LEWISTOWN - For decades, pastor's wife Narda Druckenmiller supported her husband's ministries from the pew.
But last November, the Milroy woman reversed roles when she began serving as the lay pastor of Trinity United Church of Christ in Lewistown.
Druckenmiller said she has had a desire to become a minister since she was a young child. It was not until after the family's three children grew up that she decided to pursue a pastorship through the denomination's 21st century lay ministry program.
Narda Druckenmiller is the new pastor at the Trinity United Church of Christ in Lewistown.
A licensed lay pastor, Druckenmiller will be installed at 3 p.m. Sunday at Trinity, Oak Street, Lewistown.
Already, the small but active congregation has initiated children's programs under Druckenmiller's leadership.
The church hosts a Thursday night children's choir program with music, snacks and learning activities that draw youth from the community as well as the church.
A new children's church program also functions during the worship hour. Children spend half of the worship service with family before going a separate children's program.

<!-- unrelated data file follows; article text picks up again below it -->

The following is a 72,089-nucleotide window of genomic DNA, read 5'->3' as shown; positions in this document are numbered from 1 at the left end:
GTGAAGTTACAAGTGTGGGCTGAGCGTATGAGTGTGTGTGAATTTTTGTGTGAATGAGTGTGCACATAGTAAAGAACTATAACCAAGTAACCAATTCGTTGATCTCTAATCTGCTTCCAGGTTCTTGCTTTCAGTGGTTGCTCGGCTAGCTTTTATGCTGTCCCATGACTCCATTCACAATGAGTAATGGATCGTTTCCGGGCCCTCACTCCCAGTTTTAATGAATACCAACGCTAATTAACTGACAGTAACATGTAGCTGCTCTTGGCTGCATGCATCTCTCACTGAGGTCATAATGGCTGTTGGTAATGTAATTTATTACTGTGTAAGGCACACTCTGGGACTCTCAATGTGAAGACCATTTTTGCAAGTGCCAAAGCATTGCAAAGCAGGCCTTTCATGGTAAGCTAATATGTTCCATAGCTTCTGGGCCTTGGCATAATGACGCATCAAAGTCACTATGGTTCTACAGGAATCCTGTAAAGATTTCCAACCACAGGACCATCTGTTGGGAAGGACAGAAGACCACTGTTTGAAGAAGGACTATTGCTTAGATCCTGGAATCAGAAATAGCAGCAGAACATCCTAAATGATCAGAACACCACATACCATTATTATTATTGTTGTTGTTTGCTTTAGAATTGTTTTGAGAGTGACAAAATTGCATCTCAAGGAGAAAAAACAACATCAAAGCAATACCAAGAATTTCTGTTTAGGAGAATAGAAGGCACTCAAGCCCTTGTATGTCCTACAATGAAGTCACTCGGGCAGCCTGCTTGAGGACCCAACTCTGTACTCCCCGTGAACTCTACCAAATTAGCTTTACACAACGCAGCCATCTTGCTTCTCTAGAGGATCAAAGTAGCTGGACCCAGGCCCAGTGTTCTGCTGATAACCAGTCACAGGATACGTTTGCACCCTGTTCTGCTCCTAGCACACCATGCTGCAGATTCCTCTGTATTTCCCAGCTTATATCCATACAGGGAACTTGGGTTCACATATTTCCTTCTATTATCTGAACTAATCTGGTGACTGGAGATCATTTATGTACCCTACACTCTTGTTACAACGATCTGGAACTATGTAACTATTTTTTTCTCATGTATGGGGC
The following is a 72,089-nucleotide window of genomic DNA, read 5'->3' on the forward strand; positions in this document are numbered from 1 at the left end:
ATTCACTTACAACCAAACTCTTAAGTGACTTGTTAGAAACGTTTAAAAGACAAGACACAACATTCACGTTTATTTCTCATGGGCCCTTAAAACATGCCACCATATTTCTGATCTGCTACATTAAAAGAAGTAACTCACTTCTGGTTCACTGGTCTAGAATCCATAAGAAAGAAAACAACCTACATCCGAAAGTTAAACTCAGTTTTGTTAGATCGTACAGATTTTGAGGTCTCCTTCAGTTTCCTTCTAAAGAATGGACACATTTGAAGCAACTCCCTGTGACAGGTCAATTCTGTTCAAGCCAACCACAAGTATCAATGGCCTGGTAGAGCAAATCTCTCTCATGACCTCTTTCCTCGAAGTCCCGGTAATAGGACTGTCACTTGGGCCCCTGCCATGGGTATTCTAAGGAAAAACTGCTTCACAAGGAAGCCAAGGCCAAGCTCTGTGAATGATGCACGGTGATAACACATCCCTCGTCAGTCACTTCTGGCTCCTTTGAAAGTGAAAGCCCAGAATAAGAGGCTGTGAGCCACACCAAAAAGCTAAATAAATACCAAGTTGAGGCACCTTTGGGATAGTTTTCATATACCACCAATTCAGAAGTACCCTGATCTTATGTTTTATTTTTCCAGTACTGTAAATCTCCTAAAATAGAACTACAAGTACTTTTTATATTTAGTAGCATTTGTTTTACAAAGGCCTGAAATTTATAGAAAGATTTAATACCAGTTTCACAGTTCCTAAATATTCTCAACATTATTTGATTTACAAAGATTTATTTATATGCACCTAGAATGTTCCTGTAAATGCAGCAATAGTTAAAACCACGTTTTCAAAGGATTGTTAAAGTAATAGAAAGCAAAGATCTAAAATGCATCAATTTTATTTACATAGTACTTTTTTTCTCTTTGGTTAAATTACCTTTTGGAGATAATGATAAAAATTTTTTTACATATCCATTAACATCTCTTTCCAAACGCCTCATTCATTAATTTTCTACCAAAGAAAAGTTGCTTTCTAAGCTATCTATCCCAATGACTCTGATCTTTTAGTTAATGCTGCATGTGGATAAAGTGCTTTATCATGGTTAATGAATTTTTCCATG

Druckenmiller also is considering starting a Good News Club at the church, a children's ministry that she grew up with.
While many of Trinity's members are older, they are welcoming and open to ministry in the community, she said.
"I'm trying to find opportunities for them to pray about," Druckenmiller said. "We want to go beyond our four walls. Ministry means reaching out."
They have a great love for others, she said, telling the story of a young woman who recently visited the church and commented that she never felt so welcomed by a congregation.
The beautiful stone and wood building has been faithfully taken care of by its members, the pastor said. She hopes to challenge them to take care of their spiritual growth, too.
The church has worked through many challenges, she said. Its denomination, the UCC, usually is the first denomination to stick its neck out on controversial issues, and therefore the churches get labeled a lot, she said.
"We don't stay away from issues," Druckenmiller said. "We meet issues head on."
Still, the denomination basically allows its churches to hold their own beliefs, whether they be conservative or liberal, she said. Some UCC churches are pro-life, some are pro-choice, she said.
Most importantly, the UCC stresses love and acceptance of everyone, Druckenmiller said, referring to Jesus' greatest commandment to "love your neighbor."
Druckenmiller lives in Milroy with her husband, Bruce, who has been a pastor for 32 years. He currently serves as the director of Hartman Center and the director of outdoor ministries for the Penn Central Conference of the UCC since 2002.